The novel requires a different approach, one that is more relaxed, not all holding your breath with clenched teeth the way I write. I write biting my nails. Do you write biting your nails? Writers divide into those who write biting their nails and those who don’t.
“Well I guess it’s only life, it’s only natural
We all spend a little while going down the rabbit hole
The things they taught you, they’re lining up to haunt you
They’ve got your back against the wall
I call you on the telephone, won’t you pick up the receiver?
I’ve been down the very road you’re walking now
It doesn’t have to be so dark and lonesome
It takes a while but we can figure this thing out
And turn it back around”
I mean in The Great Gatsby, dreams and aspiration ultimately destroy characters like Gatsby and Myrtle Wilson. I was watching the Woody Allen documentary recently where he talks about living in a state of romantic obsession is much better than real life, but if you step out of the dream, real life will crush you.
“I am going to tell you a secret. Everything is about wanting. Everything. Things happen because of people wanting. Watch closely, and you’ll see what I mean.”
― David Mitchell, Ghostwritten
When F. Scott Fitzgerald’s daughter Scottie died in 1986, instructions were left that two boxes of books owned by her father were to be sent to her great friend, Professor Matthew J. Bruccoli of the English department at the University of South Carolina. Among the books was a volume by Ernest Boyd entitled Portraits: Real and Imaginary. On the front endpaper, Fitzgerald had written “Don’t bother about first stuff. Read definite portraits”—instructions to someone to whom he was intending to lend or give the book.
Thanks to some fine detective work by Bruccoli’s wife Arlyn, we now know who that person is. Noting that the rear endpaper of the book had been torn out, Arlyn observed faint impressions on the preceding page, which suggested someone had written a message in the book before tearing out the page. Applying the familiar method of rubbing the indentations with a soft pencil, she was able to recover the message. It appears above.
From Ernest Hemingway’s A Moveable Feast we also know the circumstances—Fitzgerald had missed the train the two of them were to take to Lyon together to pick up the Fitzgerald’s car and drive it back to Paris. As Hemingway writes: “There was nothing to do but wire Scott from Dijon giving him the address of the hotel where I would wait for him in Lyon … ”
Hemingway writes of reading a book in his hotel room in Lyon while he waits to hear from Fitzgerald. It is the first volume of A Sportman’s Sketches by Turgenev. Who knows whether he ever looked into the Boyd book, except to write in it.
From the Poetry Center Archive: James Salter—A Great American Writer. Reading from “Burning the Days.” | Recorded March 31, 1997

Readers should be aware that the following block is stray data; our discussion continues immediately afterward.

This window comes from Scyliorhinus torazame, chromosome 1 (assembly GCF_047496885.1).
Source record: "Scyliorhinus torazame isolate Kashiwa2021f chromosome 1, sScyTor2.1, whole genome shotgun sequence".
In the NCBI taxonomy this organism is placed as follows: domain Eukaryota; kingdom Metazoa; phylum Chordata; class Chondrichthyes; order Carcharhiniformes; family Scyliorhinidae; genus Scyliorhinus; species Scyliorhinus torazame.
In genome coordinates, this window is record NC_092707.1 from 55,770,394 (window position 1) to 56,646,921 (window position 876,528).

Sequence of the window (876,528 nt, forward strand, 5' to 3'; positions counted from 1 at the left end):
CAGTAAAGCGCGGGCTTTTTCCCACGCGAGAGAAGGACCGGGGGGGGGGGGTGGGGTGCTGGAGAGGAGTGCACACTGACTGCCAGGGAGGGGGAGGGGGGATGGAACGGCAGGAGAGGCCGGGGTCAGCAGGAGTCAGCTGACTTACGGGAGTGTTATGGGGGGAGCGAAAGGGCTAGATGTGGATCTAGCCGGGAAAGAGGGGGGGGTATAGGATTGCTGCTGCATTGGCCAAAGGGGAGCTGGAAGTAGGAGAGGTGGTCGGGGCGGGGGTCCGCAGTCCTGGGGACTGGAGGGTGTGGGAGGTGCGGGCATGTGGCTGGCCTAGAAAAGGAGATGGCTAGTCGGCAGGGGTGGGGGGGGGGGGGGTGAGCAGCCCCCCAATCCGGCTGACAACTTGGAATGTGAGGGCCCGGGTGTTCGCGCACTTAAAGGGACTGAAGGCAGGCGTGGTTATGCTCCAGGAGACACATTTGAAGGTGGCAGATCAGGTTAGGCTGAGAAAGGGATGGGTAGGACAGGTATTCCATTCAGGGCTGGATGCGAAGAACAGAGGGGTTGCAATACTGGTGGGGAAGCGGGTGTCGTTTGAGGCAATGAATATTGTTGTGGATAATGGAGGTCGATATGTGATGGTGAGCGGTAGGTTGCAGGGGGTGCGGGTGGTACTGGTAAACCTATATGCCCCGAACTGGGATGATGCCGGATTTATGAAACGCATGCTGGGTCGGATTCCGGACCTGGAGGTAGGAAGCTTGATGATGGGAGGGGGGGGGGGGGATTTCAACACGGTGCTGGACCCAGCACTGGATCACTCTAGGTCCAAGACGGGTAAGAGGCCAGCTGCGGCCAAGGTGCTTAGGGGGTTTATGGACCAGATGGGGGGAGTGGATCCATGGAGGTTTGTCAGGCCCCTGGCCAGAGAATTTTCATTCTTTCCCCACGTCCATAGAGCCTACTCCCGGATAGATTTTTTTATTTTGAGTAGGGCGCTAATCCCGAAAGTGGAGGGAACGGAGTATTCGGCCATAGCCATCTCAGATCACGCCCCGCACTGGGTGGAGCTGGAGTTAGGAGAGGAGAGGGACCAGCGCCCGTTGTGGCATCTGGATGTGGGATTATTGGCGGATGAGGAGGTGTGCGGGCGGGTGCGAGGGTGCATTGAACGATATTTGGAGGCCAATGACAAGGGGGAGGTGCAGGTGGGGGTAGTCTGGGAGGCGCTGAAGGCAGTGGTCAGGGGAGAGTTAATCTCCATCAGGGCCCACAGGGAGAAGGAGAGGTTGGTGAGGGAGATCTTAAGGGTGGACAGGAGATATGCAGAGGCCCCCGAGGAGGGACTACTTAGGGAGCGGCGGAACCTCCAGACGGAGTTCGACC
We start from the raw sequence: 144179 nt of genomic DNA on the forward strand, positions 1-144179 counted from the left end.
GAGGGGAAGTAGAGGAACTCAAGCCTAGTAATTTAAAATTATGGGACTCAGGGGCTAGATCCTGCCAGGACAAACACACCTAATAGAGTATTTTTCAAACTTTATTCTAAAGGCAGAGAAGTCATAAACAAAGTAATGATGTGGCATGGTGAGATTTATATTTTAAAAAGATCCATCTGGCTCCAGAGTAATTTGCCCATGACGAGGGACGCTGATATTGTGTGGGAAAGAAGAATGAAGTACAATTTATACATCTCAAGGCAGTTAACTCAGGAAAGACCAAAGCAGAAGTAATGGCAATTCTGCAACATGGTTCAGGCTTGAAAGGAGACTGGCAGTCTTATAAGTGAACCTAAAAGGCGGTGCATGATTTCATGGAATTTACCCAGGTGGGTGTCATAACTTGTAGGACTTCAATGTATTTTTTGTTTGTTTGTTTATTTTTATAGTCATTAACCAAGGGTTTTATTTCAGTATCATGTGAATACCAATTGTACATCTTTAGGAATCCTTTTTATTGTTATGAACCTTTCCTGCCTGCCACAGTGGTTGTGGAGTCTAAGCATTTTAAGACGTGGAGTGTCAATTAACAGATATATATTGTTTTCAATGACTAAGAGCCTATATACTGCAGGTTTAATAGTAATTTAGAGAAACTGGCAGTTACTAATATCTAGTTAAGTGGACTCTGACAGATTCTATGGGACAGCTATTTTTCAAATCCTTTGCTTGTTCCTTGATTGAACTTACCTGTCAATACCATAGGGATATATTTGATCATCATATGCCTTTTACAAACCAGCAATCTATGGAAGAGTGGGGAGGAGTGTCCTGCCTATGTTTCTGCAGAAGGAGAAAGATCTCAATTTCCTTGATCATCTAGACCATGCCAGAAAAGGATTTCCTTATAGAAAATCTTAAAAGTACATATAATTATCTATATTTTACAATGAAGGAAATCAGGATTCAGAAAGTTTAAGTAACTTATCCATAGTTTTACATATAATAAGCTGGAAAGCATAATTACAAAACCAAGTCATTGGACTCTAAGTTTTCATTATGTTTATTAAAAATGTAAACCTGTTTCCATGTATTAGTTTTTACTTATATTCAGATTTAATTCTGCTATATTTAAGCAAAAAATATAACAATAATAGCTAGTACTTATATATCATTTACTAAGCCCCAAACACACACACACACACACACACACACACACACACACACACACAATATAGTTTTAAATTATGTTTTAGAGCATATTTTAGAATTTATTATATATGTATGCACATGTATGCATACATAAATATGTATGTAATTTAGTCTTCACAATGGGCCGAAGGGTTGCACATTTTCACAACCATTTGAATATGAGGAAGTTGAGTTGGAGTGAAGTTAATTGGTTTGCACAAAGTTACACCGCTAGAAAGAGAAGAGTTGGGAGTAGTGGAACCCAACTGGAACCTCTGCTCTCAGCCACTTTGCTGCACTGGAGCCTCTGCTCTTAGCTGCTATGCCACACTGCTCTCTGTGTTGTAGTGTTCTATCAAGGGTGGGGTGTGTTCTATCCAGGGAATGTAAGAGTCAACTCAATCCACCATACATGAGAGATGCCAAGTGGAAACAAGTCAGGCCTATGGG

“If he can be described as a writer’s writer,” said Susan Sontag that night, as she introduced James Salter, “then I think it’s just as true to say he’s a reader’s writer; that is, he’s a writer who particularly rewards those for whom reading is an intense pleasure and something that is a bit of an addiction. I myself put James Salter among the very few North American writers all of whose work I want to read and whose as yet unpublished books I wait for impatiently … In the case of James Salter, I crave more of those sentences and paragraphs which I wish I had written or were capable of writing.”
A similar sense of admiration touched with envy can be found in today’s recording, which places Salter the young soldier on a train in the 1950s reading an old copy of Mademoiselle in which Dylan Thomas’s play “Under Milk Wood” has been excerpted. “The words dizzied me—their grandeur, their wit,” Salter reads. “In the soft, clicking comfort of the train, I feasted on it all. The drops of rain became streaks as the dazzling voices spoke. House-wives, shop-keepers, shrews, Captain Cat the blind, retired sea-captain dreaming of a strumpet Rosie Probert—‘C’mon up, boys. I’m dead!’ It was an unforgettable performance, singing on and on.”
Salter knew, of course, that he was reading about the play from the very stage where it was first performed—by Thomas and others—in 1953.
To access other recordings on our Virtual Poetry Center, visit here: http://92Y.org/VPC
Source: SoundCloud / 92Y
So much has been written about New York City as a city of histories—rich and public, deep and private. Commerce and bodies ebb and flow. For every New Yorker, there is a ghost city under the tangible one; this second, invisible layer contains the tangled web of memory and geography. I certainly have my fair share of associative ghosts; we all do. But New York City is also a city of forgetting, for better and for worse, and often against our best wishes.
MAUREEN RIDES AGAIN!
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Praise from Sara Gran, Megan Abbott, John Connolly, and Alafair Burke.
Starred reviews in Publishers Weekly and Booklist.
Available today, wherever books are sold. From FSG/Sarah Crichton Books.
Read this now, if you know what’s good for you.